Toddler Travels 1,600 Miles for Life-Changing Treatment

May 23, 2013

Dr. Earl Gage jokes with patient Justin Obrian following

his final office visit before returning to Guatemala.

By Mercy's Cherie Burroughs

ST. LOUIS - Little Justin Obrian of Antigua, Guatemala, was not quite 2 years old when he and his mother embarked on the trip of a lifetime. Thanks to the World Pediatric Project, the pair boarded a plane for St. Louis, where doctors at Mercy Children’s Hospital were waiting to begin a series of procedures that would offer Justin a new lease on life. 

Justin was born with Crouzon syndrome, a genetic disorder occurring somewhere between one in 50,000 and one in 100,000 births. It is characterized by the premature fusion of skull bones, leading to wide-set, bulging eyes, shallow eye sockets, eyes that do not point in the same direction, a beaked nose, and an underdeveloped upper jaw. Left untreated, Crouzon syndrome may cause airway obstruction, sleep apnea, dental deformities, vision problems and developmental abnormalities.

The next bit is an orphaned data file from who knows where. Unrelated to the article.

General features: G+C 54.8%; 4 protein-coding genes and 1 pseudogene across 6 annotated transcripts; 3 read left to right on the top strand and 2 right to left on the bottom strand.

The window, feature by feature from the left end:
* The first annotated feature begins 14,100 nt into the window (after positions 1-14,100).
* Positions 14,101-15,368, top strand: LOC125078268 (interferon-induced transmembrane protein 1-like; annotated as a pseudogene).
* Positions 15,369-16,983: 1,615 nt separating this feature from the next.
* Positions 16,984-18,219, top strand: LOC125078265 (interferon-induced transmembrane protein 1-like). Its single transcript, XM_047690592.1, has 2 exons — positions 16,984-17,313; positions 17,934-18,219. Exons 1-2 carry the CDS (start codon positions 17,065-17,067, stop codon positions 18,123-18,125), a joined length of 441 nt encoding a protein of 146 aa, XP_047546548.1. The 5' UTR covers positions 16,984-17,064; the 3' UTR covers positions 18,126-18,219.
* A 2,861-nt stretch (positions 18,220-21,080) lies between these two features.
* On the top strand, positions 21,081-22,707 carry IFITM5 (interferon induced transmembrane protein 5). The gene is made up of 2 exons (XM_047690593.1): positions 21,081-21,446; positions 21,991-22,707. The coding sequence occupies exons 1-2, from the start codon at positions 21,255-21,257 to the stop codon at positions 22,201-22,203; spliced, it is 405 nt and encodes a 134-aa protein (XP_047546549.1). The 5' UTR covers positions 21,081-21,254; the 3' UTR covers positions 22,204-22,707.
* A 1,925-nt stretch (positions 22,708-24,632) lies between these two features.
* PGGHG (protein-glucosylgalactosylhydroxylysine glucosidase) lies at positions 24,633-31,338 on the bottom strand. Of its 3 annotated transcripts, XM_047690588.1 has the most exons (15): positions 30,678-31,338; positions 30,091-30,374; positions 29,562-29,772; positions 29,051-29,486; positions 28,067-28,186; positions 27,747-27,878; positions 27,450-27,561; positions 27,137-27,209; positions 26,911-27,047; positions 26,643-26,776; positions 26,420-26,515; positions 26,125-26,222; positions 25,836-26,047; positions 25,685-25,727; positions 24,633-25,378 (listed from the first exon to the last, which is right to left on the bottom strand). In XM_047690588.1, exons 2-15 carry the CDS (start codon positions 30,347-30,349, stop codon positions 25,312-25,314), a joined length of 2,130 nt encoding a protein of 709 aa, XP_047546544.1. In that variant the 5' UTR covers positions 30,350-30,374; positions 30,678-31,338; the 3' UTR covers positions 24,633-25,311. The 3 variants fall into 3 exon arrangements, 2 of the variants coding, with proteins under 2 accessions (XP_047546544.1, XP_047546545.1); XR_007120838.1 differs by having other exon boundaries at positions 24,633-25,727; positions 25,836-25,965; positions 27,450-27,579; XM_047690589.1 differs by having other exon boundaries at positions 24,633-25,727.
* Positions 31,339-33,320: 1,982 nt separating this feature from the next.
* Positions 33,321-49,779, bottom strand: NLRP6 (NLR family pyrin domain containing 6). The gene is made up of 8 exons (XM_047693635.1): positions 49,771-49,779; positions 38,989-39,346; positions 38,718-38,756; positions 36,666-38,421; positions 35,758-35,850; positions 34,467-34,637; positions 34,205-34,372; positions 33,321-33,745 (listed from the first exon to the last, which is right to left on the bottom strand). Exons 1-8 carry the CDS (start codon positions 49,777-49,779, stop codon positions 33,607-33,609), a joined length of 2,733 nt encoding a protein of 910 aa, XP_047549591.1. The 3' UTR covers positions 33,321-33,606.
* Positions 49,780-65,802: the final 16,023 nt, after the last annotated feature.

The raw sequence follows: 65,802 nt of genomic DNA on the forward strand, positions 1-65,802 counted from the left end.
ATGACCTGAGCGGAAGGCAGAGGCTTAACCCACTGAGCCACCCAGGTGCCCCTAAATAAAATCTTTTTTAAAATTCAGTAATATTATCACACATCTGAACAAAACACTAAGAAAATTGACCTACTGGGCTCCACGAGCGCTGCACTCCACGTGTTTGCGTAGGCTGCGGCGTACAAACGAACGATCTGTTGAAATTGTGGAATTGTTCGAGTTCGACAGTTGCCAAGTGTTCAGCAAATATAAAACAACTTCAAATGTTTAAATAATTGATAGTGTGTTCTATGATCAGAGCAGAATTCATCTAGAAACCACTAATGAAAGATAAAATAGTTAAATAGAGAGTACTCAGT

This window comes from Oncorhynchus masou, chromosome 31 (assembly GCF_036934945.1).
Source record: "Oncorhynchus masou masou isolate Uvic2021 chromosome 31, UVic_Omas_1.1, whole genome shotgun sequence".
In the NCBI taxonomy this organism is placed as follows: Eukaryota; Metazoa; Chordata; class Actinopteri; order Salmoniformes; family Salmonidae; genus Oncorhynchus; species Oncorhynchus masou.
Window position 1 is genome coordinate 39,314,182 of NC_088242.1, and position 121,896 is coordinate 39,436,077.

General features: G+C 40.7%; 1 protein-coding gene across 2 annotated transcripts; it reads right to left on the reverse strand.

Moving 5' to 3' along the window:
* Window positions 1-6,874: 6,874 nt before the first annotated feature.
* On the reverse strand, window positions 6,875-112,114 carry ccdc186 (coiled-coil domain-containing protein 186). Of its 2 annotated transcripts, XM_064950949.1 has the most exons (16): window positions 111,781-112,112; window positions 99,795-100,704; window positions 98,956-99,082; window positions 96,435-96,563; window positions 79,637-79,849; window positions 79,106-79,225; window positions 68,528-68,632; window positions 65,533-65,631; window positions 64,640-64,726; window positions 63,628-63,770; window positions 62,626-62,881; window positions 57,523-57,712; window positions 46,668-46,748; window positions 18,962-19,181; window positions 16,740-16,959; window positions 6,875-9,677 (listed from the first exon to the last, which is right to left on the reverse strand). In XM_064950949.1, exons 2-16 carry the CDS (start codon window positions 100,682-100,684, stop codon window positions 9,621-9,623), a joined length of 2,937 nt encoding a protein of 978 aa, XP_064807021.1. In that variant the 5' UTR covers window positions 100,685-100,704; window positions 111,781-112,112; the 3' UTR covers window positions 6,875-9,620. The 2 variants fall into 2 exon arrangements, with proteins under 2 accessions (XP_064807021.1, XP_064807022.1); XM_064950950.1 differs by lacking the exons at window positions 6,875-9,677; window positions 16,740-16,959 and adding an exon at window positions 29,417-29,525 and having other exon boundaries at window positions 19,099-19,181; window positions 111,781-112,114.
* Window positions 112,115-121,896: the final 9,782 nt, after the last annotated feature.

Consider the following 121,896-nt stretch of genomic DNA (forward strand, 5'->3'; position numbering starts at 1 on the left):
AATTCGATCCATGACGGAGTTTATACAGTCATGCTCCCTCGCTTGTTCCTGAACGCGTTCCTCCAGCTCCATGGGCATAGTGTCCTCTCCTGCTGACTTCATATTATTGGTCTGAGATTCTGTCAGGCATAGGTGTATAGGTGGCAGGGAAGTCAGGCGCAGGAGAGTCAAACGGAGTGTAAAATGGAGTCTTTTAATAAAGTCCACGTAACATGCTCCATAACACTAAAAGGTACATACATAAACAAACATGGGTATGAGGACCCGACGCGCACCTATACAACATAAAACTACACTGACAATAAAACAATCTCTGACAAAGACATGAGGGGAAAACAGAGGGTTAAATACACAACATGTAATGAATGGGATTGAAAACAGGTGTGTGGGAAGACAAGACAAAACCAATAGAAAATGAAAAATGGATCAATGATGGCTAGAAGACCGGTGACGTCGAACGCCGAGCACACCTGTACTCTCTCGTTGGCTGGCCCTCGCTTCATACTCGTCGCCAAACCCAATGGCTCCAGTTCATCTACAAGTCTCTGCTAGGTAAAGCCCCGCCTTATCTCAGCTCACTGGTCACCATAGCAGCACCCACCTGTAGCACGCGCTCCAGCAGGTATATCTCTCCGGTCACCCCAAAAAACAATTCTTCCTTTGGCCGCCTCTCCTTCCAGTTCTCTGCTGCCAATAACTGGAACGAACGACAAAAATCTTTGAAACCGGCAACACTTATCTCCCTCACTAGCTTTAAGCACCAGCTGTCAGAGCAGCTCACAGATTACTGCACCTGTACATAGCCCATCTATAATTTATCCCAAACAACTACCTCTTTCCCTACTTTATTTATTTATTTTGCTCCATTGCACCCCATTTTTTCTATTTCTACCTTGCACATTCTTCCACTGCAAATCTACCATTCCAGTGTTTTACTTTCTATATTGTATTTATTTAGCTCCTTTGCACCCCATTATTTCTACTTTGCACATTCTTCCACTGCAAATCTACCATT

In Guatemala, Justin’s family did not have access to the critical surgical care needed to correct the toddler’s condition. In St. Louis, however, Justin would have access to a care team that included Mercy Children’s pediatric plastic surgeon Dr. Earl Gage and many other pediatric specialists – all donating their time and expertise to Justin’s treatment.

Following evaluations from each of the physicians, Dr. Gage performed surgery on March 27, 2013, to relieve the pressure in Justin’s skull. The fronto-orbital advancement procedure will allow Justin’s eyes, airway, jaw and brain to develop more normally. As Justin grows, he will return to Mercy Children’s for follow-up surgeries.

“Justin is healing well,” said Dr. Gage during a recent follow-up appointment. “I’ve asked his mom to monitor his progress at home, and to send me photos regularly so I can see how his face is developing. But I don’t expect he’ll need another surgery for three or four years – maybe longer.”

Justin’s mother, Kimberly Obrian, expressed gratitude to the physicians, the World Pediatric Project and the Ronald McDonald House for their contributions to Justin’s care.

“The doctors and nurses in the hospital were so nice,” said Obrian. “And the day after surgery, Justin wanted to be up and playing. I really appreciate everything that was done for us. I hope we can come back next year and make sure everything is good.”

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